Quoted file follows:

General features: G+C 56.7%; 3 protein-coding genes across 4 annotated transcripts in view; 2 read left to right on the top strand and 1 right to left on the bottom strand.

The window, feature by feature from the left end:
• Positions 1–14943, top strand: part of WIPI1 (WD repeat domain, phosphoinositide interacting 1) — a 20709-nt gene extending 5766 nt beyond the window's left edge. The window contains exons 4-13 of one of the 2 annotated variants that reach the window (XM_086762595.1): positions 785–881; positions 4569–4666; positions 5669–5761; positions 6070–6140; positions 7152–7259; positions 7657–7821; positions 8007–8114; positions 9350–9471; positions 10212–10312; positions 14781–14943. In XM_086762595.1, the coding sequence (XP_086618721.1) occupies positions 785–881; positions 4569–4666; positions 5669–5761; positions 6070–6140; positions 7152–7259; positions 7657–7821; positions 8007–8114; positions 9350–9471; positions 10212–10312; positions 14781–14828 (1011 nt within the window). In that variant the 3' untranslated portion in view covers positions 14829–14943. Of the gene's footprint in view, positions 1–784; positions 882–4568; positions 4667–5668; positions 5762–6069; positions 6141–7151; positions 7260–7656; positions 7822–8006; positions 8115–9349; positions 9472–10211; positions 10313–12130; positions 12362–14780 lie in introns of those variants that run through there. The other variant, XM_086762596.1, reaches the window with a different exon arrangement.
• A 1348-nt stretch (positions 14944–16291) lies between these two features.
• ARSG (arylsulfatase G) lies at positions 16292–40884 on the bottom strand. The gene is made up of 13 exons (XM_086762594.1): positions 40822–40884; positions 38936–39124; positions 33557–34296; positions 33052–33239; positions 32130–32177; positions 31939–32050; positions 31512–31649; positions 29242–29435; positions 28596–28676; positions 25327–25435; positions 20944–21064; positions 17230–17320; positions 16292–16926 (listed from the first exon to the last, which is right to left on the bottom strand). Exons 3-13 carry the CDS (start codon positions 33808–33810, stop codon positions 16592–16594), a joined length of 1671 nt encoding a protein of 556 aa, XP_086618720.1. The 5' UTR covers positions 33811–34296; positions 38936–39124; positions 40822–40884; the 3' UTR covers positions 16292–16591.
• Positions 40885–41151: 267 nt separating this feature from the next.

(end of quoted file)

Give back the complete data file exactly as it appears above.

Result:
General features: G+C 56.7%; 3 protein-coding genes across 4 annotated transcripts in view; 2 read left to right on the top strand and 1 right to left on the bottom strand.

The window, feature by feature from the left end:
• Positions 1–14943, top strand: part of WIPI1 (WD repeat domain, phosphoinositide interacting 1) — a 20709-nt gene extending 5766 nt beyond the window's left edge. The window contains exons 4-13 of one of the 2 annotated variants that reach the window (XM_086762595.1): positions 785–881; positions 4569–4666; positions 5669–5761; positions 6070–6140; positions 7152–7259; positions 7657–7821; positions 8007–8114; positions 9350–9471; positions 10212–10312; positions 14781–14943. In XM_086762595.1, the coding sequence (XP_086618721.1) occupies positions 785–881; positions 4569–4666; positions 5669–5761; positions 6070–6140; positions 7152–7259; positions 7657–7821; positions 8007–8114; positions 9350–9471; positions 10212–10312; positions 14781–14828 (1011 nt within the window). In that variant the 3' untranslated portion in view covers positions 14829–14943. Of the gene's footprint in view, positions 1–784; positions 882–4568; positions 4667–5668; positions 5762–6069; positions 6141–7151; positions 7260–7656; positions 7822–8006; positions 8115–9349; positions 9472–10211; positions 10313–12130; positions 12362–14780 lie in introns of those variants that run through there. The other variant, XM_086762596.1, reaches the window with a different exon arrangement.
• A 1348-nt stretch (positions 14944–16291) lies between these two features.
• ARSG (arylsulfatase G) lies at positions 16292–40884 on the bottom strand. The gene is made up of 13 exons (XM_086762594.1): positions 40822–40884; positions 38936–39124; positions 33557–34296; positions 33052–33239; positions 32130–32177; positions 31939–32050; positions 31512–31649; positions 29242–29435; positions 28596–28676; positions 25327–25435; positions 20944–21064; positions 17230–17320; positions 16292–16926 (listed from the first exon to the last, which is right to left on the bottom strand). Exons 3-13 carry the CDS (start codon positions 33808–33810, stop codon positions 16592–16594), a joined length of 1671 nt encoding a protein of 556 aa, XP_086618720.1. The 5' UTR covers positions 33811–34296; positions 38936–39124; positions 40822–40884; the 3' UTR covers positions 16292–16591.
• Positions 40885–41151: 267 nt separating this feature from the next.